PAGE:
Fermented foods have been around for centuries. In fact, fermentation is what allowed foods to last longer when there was no refrigeration available. Unless you lived in ice-bound areas, food would rot quickly and go to waste.
To combat this problem, fermentation was introduced. Sauerkraut finds its origins in Ancient Rome, Kefir, which is a type of yoghurt drink, in India, and Kimchi in East Asian countries such as China.
In the Middle East, people have enjoyed delicacies such as cheese, buttermilk, brined olives, and yoghurt for thousands of years. But what is fermentation? What is the process of fermentation? And can it be non-halal food? In this article, we’re going to be looking at all of these topics in-depth.
What Is Fermentation?
Fermentation is the process of breaking down the plant or animal food sources and turning them into another form of edible food. This is done by the bacteria called lactobacillus, which is present in sugars. This process of transformation using the lactobacillus bacteria is known as lacto-fermentation.
This bacteria is contained in dairy, fruits, and vegetables as well and all fermentation that occurs is classified as naturally or commercially derived. Wild fermentation and commercial fermentation, do, however, have some differences. Wild fermentation or natural fermentation occurs in foods as they ripen.
During this process, the bacteria has all that it needs to begin the fermentation process, and simply putting the fruit or vegetable in a saltwater brine with spices will do the job. This takes longer than commercial fermentation but does produce more flavour and is more healthy.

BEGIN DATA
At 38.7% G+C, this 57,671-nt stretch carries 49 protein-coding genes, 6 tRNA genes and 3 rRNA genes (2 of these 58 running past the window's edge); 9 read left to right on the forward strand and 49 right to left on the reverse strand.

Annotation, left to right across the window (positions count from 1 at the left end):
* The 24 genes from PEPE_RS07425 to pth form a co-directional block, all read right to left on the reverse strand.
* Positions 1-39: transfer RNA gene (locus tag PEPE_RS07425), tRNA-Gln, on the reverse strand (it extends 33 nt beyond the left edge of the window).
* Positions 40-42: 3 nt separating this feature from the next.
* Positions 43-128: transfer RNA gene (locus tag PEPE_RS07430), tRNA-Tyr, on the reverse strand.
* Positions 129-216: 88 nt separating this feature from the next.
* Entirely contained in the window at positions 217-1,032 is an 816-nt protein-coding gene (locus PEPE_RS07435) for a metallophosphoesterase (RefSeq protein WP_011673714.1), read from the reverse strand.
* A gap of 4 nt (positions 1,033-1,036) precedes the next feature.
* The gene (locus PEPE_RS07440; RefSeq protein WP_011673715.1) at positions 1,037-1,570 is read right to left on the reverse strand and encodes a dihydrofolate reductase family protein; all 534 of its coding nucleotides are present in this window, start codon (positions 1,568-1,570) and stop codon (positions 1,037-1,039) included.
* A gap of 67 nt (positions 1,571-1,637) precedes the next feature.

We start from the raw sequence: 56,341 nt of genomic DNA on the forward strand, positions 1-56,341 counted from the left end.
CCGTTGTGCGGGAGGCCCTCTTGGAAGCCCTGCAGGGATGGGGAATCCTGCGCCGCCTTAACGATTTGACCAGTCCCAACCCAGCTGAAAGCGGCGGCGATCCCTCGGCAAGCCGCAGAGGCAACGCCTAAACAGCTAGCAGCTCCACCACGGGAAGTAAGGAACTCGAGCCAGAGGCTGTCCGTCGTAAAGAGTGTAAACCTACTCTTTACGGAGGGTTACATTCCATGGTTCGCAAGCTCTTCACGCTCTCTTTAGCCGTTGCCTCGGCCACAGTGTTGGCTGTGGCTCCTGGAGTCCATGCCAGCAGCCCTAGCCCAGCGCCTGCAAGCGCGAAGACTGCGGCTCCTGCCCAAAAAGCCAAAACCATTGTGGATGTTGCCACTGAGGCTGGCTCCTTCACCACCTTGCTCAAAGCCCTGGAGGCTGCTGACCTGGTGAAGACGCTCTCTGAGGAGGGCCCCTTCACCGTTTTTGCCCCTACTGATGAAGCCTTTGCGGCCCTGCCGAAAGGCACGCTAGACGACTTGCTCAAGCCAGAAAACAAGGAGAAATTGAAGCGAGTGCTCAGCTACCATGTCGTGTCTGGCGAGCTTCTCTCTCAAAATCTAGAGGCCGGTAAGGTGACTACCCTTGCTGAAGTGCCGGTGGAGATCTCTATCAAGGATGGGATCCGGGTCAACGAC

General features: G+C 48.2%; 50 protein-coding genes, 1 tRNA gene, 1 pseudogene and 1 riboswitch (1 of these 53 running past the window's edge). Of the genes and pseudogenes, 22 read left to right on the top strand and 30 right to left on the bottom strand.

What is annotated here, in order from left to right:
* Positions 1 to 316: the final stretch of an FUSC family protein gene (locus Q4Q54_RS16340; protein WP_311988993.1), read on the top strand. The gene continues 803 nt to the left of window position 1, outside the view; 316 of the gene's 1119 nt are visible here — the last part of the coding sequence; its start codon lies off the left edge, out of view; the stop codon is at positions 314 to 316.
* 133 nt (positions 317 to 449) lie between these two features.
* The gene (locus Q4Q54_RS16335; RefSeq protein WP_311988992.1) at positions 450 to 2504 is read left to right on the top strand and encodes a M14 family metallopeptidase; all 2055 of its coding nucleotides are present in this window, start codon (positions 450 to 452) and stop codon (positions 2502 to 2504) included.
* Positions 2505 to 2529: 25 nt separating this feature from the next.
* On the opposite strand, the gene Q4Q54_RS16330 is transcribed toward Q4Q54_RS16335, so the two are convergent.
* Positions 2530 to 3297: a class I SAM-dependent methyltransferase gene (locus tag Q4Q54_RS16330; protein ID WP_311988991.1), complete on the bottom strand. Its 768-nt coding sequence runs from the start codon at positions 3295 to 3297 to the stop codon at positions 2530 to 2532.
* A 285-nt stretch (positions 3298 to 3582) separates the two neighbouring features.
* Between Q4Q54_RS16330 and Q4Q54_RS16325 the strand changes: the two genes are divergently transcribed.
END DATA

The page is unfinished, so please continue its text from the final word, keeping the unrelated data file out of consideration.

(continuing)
Commercial fermentation, on the other hand, is done using starter cultures, and different techniques are used to speed up the process. It’s applied in commercial production of such foods like sourdough bread, cheese, yoghurt, etc.
What Are The Benefits of Fermented Food?
Fermented foods have various health benefits. It aids in digestion since fermentation breaks down food and makes the digestive process smoother. This also leads to better absorption of nutrients and the fermentation process makes otherwise distasteful food taste better.
Apart from this, fermented foods contain millions of microorganisms that are very useful for the body, especially the intestinal tract. They are often referred to as good gut bacteria.
According to Saeed A. Hayek, PhD, Islamic Food and Nutrition Council of America food scientist, fermented foods carry large amounts of symbiotics (pre- and probiotics), which helps the gut flora immensely and help to keep the body healthy.
A large portion of the immune system exists in the gut region of our body, and consuming food that is rich in pre- and probiotics help make the immune system stronger by supporting the mucosa or the gut lining of the intestines.
A weak immune system allows disease-carrying bacteria to grow and cause inflammation in the gut wall. Probiotics are especially recommended if you’ve just gone through a course of antibiotics since the medicines often weaken your immune system.